Titles: Red Rising, Golden Son, and Morning Star
Author: Pierce Brown
Synopsis for Red Rising:
“I live for the dream that my children will be born free,” she says. “That they will be what they like. That they will own the land their father gave them.”
“I live for you,” I say sadly.
Eo kisses my cheek. “Then you must live for more.”
Darrow is a Red, a member of the lowest caste in the color-coded society of the future. Like his fellow Reds, he works all day, believing that he and his people are making the surface of Mars livable for future generations.
Yet he spends his life willingly, knowing that his blood and sweat will one day result in a better world for his children.
But Darrow and his kind have been betrayed. Soon he discovers that humanity already reached the surface generations ago. Vast cities and sprawling parks spread across the planet. Darrow—and Reds like him—are nothing more than slaves to a decadent ruling class.
Inspired by a longing for justice, and driven by the memory of lost love, Darrow sacrifices everything to infiltrate the legendary Institute, a proving ground for the dominant Gold caste, where the next generation of humanity’s overlords struggle for power. He will be forced to compete for his life and the very future of civilization against the best and most brutal of Society’s ruling class. There, he will stop at nothing to bring down his enemies… even if it means he has to become one of them to do so.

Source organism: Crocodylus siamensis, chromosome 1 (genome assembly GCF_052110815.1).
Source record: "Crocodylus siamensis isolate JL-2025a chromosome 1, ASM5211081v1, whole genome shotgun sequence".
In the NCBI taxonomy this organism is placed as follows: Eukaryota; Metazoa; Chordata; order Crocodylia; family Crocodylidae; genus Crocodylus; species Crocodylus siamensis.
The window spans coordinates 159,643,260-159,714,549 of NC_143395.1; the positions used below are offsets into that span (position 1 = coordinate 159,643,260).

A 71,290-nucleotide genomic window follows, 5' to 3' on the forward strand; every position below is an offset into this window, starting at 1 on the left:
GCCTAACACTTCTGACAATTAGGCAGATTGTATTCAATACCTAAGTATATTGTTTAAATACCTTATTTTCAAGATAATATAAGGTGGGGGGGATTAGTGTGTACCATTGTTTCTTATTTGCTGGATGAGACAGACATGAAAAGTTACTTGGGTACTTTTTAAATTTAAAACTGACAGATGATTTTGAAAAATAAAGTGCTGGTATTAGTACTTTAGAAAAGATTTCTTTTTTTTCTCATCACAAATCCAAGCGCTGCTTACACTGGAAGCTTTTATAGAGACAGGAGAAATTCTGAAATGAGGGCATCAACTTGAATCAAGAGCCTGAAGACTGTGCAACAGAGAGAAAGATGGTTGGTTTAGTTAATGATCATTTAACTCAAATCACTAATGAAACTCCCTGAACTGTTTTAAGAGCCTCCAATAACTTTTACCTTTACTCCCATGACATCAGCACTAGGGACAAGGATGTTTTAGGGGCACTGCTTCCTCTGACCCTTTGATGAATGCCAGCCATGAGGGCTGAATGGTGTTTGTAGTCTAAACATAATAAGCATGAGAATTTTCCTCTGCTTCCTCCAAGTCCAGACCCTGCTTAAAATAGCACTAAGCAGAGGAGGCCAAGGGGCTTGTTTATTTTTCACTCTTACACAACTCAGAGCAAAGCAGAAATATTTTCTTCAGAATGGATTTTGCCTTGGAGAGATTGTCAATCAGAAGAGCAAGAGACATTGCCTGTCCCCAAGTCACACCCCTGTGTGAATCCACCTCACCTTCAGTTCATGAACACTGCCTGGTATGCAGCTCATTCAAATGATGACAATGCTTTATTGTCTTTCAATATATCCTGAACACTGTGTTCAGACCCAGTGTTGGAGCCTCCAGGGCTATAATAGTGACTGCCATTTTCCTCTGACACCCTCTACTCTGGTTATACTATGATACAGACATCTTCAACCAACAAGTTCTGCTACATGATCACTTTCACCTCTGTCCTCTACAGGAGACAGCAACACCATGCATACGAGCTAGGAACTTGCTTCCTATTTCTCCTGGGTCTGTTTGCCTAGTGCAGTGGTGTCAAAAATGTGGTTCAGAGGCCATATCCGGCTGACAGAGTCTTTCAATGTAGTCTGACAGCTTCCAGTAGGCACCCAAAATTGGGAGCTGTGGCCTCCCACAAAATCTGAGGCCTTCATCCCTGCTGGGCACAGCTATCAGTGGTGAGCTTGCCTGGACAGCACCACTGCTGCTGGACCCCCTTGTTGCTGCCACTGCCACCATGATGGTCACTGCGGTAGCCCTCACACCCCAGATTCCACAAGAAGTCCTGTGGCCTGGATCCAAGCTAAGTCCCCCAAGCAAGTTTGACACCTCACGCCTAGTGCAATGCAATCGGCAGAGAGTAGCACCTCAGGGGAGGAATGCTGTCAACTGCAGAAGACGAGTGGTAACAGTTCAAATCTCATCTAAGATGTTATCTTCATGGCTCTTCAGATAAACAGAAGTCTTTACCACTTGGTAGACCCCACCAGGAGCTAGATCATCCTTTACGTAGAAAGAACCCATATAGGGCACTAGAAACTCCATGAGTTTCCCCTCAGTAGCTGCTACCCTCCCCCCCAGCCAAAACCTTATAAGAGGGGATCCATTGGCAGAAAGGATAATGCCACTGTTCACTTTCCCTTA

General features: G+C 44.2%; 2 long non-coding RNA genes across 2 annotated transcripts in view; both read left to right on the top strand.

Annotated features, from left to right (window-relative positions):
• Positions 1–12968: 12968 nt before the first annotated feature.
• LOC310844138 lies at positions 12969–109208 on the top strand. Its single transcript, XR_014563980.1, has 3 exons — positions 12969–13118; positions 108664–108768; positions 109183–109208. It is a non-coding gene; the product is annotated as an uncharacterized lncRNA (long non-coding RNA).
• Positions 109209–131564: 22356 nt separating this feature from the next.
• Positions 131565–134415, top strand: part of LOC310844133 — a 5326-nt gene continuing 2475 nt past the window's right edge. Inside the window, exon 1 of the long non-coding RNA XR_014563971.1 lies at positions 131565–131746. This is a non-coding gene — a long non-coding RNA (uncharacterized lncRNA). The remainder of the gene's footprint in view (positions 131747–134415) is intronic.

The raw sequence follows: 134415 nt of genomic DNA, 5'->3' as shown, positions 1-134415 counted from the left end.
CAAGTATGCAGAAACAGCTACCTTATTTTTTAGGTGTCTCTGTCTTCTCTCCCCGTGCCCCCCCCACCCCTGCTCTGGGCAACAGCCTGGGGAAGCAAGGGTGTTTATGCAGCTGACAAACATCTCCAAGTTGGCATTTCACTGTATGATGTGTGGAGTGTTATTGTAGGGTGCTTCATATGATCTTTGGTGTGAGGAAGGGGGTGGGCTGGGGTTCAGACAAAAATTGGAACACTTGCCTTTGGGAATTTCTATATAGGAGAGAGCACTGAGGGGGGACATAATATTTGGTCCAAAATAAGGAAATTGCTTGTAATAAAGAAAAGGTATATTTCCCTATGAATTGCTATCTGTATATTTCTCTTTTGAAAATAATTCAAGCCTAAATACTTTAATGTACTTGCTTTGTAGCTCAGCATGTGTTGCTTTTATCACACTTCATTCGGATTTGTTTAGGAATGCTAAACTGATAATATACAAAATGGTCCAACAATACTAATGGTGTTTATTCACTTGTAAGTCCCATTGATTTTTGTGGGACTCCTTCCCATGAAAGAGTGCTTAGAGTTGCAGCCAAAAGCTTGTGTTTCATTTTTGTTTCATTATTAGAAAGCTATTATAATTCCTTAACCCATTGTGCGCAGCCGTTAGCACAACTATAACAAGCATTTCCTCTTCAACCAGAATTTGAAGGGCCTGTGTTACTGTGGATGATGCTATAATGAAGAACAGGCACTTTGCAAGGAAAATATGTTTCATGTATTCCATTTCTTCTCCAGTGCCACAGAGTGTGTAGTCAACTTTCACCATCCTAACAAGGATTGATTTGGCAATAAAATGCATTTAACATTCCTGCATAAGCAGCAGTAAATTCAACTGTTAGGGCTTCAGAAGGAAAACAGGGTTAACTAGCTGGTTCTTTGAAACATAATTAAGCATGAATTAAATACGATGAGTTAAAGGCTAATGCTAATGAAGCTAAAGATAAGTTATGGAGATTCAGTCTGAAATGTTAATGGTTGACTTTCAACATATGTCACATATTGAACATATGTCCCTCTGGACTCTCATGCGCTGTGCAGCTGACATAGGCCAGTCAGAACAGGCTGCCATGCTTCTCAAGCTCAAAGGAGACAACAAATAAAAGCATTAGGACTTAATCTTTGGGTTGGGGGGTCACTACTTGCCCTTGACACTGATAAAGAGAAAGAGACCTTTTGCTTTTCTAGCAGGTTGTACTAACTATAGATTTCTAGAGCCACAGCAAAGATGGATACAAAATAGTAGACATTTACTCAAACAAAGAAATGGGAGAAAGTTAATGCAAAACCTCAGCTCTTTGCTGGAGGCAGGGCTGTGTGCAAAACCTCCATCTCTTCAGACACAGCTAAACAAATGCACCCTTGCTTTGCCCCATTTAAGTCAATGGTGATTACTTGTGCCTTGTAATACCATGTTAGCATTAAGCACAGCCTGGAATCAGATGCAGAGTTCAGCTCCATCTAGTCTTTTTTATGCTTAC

I debated starting the Red Rising trilogy for a long time. Not because I thought the plot sounded bad, as I’m all for a hero who has to fight the constraints of his society to be happy. I was just afraid I wouldn’t like it. Pretty much everyone online raved about these books, but a lot of the time, that makes me set my expectations too high. However, now that I’ve finally read the whole trilogy, I agree with every rave review. Every video on YouTube praising Pierce Brown’s writing, the world, the characters. It’s my favorite trilogy of all time, and I shall endeavor to explain why.
Red Rising is set on Mars, and follows a sixteen-year-old boy named Darrow. He lives in a society based on a caste system made up of Colors. Reds like Darrow are the bottom class, and Golds are the wealthy, godlike aristocracy. There are many Colors in-between, and each one is given specific jobs. For example, the Yellows are physicians, and the Obsidians are fighters. Reds like Darrow are miners.